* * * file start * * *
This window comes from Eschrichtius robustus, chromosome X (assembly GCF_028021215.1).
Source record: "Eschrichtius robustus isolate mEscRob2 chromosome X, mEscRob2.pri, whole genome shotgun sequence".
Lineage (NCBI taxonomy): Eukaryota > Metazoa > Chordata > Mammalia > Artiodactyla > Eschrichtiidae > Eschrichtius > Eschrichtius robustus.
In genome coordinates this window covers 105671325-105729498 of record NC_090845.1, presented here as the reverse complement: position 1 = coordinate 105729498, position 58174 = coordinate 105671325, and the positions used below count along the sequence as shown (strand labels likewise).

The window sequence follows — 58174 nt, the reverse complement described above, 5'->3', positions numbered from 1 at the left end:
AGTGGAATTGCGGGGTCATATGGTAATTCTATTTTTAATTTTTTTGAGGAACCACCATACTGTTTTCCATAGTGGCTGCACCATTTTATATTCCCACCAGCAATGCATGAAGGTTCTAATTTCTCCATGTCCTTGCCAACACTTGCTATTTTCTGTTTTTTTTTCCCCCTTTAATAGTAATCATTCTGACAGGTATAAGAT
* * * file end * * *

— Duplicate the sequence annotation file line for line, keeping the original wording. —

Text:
This window comes from Eschrichtius robustus, chromosome X (assembly GCF_028021215.1).
Source record: "Eschrichtius robustus isolate mEscRob2 chromosome X, mEscRob2.pri, whole genome shotgun sequence".
Lineage (NCBI taxonomy): Eukaryota > Metazoa > Chordata > Mammalia > Artiodactyla > Eschrichtiidae > Eschrichtius > Eschrichtius robustus.
In genome coordinates this window covers 105671325-105729498 of record NC_090845.1, presented here as the reverse complement: position 1 = coordinate 105729498, position 58174 = coordinate 105671325, and the positions used below count along the sequence as shown (strand labels likewise).

The window sequence follows — 58174 nt, the reverse complement described above, 5'->3', positions numbered from 1 at the left end:
AGTGGAATTGCGGGGTCATATGGTAATTCTATTTTTAATTTTTTTGAGGAACCACCATACTGTTTTCCATAGTGGCTGCACCATTTTATATTCCCACCAGCAATGCATGAAGGTTCTAATTTCTCCATGTCCTTGCCAACACTTGCTATTTTCTGTTTTTTTTTCCCCCTTTAATAGTAATCATTCTGACAGGTATAAGAT